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Published by UGA Extension Food Science and Technology 

Dr. Dunn stands behind a podium and gives a talk on produce safety to a group.

Have you ever eaten callaloo, naseberry, or ackee? If you’ve been to Jamaica, you may have stumbled upon these commodities, but until last week they were foreign to me. Almost every time I travel somewhere new, I realize there’s a world of food I’m missing out on, and Jamaica was no different.


In September, I was invited to attend and present at a Produce Safety Summit in Kingston, Jamaica with members from the U.S. Food and Drug Administration, Produce Safety Alliance, Bureau of Standards, Jamaica, and several other organizations throughout the Caribbean with a shared goal of increasing exports and thereby fostering the produce industry throughout the region. I was invited to present some current research on produce safety (including work conducted by Dr. Michelle Danyluk at University of Florida), while other team members described the different parts of the Food Safety Modernization Act that apply to farmers exporting to the United States, as well as resources available to support outreach efforts to produce farmers.

On day 2, I had the opportunity to teach a Produce Safety Alliance (PSA) Grower Training alongside Dr. Betsy Bihn of the PSA and local trainers. The conversation throughout the training was animated, and we enjoyed describing the differences and similarities in production practices between U.S. and Jamaican farms. One of the first things we learned was that not only was mango the preferred fruit for most Jamaicans in our classroom, but most individuals were very passionate about what variety of mango they thought was best!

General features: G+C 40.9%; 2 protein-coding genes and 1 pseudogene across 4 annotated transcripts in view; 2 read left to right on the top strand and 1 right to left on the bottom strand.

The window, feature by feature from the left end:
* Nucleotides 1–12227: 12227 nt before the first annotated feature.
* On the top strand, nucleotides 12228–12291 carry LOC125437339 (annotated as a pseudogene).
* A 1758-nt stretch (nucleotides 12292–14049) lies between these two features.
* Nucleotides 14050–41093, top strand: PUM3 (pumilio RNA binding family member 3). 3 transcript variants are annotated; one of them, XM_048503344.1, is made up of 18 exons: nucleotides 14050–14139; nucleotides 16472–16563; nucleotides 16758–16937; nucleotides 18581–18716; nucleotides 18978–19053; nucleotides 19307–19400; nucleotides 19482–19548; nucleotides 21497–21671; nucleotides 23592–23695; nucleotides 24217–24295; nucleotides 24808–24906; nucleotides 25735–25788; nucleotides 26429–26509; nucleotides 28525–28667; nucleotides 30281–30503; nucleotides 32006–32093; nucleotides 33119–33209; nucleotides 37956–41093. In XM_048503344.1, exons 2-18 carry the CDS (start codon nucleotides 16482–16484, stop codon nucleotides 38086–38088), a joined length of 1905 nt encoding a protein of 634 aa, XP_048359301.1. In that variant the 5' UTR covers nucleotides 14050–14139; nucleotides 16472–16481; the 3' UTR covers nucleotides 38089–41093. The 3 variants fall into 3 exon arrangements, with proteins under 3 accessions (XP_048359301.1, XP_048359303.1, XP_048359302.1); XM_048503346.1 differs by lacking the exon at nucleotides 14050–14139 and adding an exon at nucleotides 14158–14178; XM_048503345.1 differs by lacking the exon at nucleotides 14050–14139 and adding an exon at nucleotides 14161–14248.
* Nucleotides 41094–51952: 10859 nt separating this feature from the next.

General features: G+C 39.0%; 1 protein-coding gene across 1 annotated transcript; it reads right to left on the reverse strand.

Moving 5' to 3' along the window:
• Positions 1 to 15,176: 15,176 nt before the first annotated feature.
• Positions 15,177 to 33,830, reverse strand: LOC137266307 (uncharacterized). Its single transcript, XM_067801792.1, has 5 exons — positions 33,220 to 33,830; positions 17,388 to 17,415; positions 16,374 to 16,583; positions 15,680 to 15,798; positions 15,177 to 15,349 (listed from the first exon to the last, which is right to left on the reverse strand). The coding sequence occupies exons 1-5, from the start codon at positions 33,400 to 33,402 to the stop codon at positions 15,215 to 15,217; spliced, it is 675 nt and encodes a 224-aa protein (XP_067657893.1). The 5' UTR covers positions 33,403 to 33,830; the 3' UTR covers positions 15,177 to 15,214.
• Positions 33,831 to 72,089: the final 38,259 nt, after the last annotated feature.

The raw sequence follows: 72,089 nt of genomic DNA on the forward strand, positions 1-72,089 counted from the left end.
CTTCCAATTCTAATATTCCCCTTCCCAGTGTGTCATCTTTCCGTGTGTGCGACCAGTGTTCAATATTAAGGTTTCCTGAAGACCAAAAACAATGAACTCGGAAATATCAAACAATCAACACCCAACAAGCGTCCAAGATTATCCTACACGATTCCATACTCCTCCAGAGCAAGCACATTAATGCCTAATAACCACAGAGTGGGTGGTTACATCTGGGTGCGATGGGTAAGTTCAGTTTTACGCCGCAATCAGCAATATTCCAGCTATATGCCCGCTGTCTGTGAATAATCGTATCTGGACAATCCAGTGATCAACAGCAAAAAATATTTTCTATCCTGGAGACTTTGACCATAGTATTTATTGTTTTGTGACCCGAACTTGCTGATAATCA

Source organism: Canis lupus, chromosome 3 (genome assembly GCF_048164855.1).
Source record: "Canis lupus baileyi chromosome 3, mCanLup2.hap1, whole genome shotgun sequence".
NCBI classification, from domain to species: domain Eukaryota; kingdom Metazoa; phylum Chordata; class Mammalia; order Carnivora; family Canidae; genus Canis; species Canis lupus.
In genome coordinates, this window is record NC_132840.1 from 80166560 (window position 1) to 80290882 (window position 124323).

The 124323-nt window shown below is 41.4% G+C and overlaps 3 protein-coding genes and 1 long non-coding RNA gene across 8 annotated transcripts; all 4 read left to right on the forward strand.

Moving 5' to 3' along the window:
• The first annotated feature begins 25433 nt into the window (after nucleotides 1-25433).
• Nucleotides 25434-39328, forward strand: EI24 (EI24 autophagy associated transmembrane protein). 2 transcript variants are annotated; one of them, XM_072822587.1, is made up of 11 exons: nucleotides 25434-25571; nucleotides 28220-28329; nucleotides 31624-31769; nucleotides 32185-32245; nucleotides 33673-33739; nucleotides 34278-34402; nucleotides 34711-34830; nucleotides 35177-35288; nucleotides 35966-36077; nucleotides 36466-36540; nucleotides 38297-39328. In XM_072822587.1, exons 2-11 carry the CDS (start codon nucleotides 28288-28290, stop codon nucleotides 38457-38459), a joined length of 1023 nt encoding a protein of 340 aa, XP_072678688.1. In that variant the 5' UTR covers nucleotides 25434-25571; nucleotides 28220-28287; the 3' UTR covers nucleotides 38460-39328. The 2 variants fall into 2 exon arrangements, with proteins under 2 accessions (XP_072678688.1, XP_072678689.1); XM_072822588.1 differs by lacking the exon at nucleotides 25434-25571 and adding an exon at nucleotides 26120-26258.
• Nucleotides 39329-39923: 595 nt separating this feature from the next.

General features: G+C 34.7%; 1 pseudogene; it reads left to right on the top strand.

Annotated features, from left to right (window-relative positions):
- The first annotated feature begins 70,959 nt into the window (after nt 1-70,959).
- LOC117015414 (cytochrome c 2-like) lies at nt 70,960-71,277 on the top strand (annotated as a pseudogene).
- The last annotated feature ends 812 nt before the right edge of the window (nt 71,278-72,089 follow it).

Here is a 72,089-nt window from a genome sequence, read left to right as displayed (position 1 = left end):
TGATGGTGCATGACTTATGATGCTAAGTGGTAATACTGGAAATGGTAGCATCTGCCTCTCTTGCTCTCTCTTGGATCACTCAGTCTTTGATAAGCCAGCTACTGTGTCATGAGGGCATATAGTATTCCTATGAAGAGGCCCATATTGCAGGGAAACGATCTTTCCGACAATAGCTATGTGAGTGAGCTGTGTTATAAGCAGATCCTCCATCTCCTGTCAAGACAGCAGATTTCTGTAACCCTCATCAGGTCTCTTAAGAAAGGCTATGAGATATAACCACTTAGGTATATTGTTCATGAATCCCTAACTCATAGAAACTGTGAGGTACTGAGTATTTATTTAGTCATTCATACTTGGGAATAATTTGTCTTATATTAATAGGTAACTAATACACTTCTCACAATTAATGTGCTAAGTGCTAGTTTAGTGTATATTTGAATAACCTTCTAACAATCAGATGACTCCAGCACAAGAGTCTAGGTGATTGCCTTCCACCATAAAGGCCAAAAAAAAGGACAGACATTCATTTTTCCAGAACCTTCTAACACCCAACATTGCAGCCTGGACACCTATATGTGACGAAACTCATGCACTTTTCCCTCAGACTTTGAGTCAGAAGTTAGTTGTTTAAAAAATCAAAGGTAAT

Our third day was spent making site visits to a local farm and packinghouse so that Mr. Trevor Gilbert from the FDA could demonstrate how to conduct an On-Farm Readiness Review (OFRR). The OFRR serves as a sort of preview for farms or packinghouses, where regulators or educators are invited on farm prior to an official inspection to discuss what is being done well and what a future inspector may want to see during subsequent visits. This gives operations an opportunity to get an idea of what they can expect during an official inspection, as well as an opportunity to ask questions.

As far as the produce I mentioned at the beginning of this, I had the opportunity to try ackee with saltfish, which is typically served for breakfast and is the national dish of Jamaica. Ackee is a fruit that’s toxic until it ripens, at which point it is cooked up with fish, tomatoes, onions, and Scotch bonnet pepper (another Jamaican favorite that finds its way into most dishes) to make a dish that looks not unlike scrambled eggs, but tastes way better. As far as callaloo and naseberry, I’ll have to schedule a return trip to try those out.

Conference attendees are listening to a speaker and taking notes.